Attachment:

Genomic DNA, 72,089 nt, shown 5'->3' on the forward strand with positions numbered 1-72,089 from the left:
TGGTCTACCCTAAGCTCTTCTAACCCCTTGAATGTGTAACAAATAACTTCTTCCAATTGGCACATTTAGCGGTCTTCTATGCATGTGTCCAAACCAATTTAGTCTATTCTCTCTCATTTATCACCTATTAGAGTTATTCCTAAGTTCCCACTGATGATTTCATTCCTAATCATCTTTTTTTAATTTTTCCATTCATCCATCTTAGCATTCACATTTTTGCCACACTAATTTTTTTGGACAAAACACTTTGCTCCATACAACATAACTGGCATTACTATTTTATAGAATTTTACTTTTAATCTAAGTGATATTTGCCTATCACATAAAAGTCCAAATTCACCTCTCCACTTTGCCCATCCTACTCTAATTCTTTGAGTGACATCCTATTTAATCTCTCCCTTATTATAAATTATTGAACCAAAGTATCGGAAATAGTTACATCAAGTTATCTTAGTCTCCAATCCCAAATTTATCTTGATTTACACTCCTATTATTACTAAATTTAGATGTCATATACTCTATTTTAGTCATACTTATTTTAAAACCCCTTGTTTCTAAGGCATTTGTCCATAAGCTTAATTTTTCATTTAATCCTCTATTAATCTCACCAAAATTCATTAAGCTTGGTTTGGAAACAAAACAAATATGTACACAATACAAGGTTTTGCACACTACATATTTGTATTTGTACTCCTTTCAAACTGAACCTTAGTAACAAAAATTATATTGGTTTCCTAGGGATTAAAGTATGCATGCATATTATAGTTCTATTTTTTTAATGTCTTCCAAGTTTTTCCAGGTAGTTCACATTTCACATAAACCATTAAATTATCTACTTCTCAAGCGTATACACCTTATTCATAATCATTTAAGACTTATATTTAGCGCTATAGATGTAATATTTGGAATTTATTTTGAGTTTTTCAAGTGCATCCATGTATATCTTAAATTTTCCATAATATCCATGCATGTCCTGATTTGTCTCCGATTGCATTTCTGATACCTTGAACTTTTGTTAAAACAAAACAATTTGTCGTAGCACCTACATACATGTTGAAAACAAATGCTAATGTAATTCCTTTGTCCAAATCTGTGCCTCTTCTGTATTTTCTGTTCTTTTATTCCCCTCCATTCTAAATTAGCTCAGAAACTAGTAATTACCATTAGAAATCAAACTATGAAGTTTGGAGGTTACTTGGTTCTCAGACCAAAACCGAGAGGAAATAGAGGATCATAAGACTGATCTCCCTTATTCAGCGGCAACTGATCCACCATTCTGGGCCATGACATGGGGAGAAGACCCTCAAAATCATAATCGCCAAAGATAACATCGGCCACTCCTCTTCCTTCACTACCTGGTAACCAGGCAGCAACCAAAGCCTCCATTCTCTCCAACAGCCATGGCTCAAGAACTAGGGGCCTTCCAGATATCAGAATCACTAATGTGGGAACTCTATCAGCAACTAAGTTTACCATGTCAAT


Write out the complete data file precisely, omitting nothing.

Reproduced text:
Genomic DNA, 72,089 nt, shown 5'->3' on the forward strand with positions numbered 1-72,089 from the left:
TGGTCTACCCTAAGCTCTTCTAACCCCTTGAATGTGTAACAAATAACTTCTTCCAATTGGCACATTTAGCGGTCTTCTATGCATGTGTCCAAACCAATTTAGTCTATTCTCTCTCATTTATCACCTATTAGAGTTATTCCTAAGTTCCCACTGATGATTTCATTCCTAATCATCTTTTTTTAATTTTTCCATTCATCCATCTTAGCATTCACATTTTTGCCACACTAATTTTTTTGGACAAAACACTTTGCTCCATACAACATAACTGGCATTACTATTTTATAGAATTTTACTTTTAATCTAAGTGATATTTGCCTATCACATAAAAGTCCAAATTCACCTCTCCACTTTGCCCATCCTACTCTAATTCTTTGAGTGACATCCTATTTAATCTCTCCCTTATTATAAATTATTGAACCAAAGTATCGGAAATAGTTACATCAAGTTATCTTAGTCTCCAATCCCAAATTTATCTTGATTTACACTCCTATTATTACTAAATTTAGATGTCATATACTCTATTTTAGTCATACTTATTTTAAAACCCCTTGTTTCTAAGGCATTTGTCCATAAGCTTAATTTTTCATTTAATCCTCTATTAATCTCACCAAAATTCATTAAGCTTGGTTTGGAAACAAAACAAATATGTACACAATACAAGGTTTTGCACACTACATATTTGTATTTGTACTCCTTTCAAACTGAACCTTAGTAACAAAAATTATATTGGTTTCCTAGGGATTAAAGTATGCATGCATATTATAGTTCTATTTTTTTAATGTCTTCCAAGTTTTTCCAGGTAGTTCACATTTCACATAAACCATTAAATTATCTACTTCTCAAGCGTATACACCTTATTCATAATCATTTAAGACTTATATTTAGCGCTATAGATGTAATATTTGGAATTTATTTTGAGTTTTTCAAGTGCATCCATGTATATCTTAAATTTTCCATAATATCCATGCATGTCCTGATTTGTCTCCGATTGCATTTCTGATACCTTGAACTTTTGTTAAAACAAAACAATTTGTCGTAGCACCTACATACATGTTGAAAACAAATGCTAATGTAATTCCTTTGTCCAAATCTGTGCCTCTTCTGTATTTTCTGTTCTTTTATTCCCCTCCATTCTAAATTAGCTCAGAAACTAGTAATTACCATTAGAAATCAAACTATGAAGTTTGGAGGTTACTTGGTTCTCAGACCAAAACCGAGAGGAAATAGAGGATCATAAGACTGATCTCCCTTATTCAGCGGCAACTGATCCACCATTCTGGGCCATGACATGGGGAGAAGACCCTCAAAATCATAATCGCCAAAGATAACATCGGCCACTCCTCTTCCTTCACTACCTGGTAACCAGGCAGCAACCAAAGCCTCCATTCTCTCCAACAGCCATGGCTCAAGAACTAGGGGCCTTCCAGATATCAGAATCACTAATGTGGGAACTCTATCAGCAACTAAGTTTACCATGTCAAT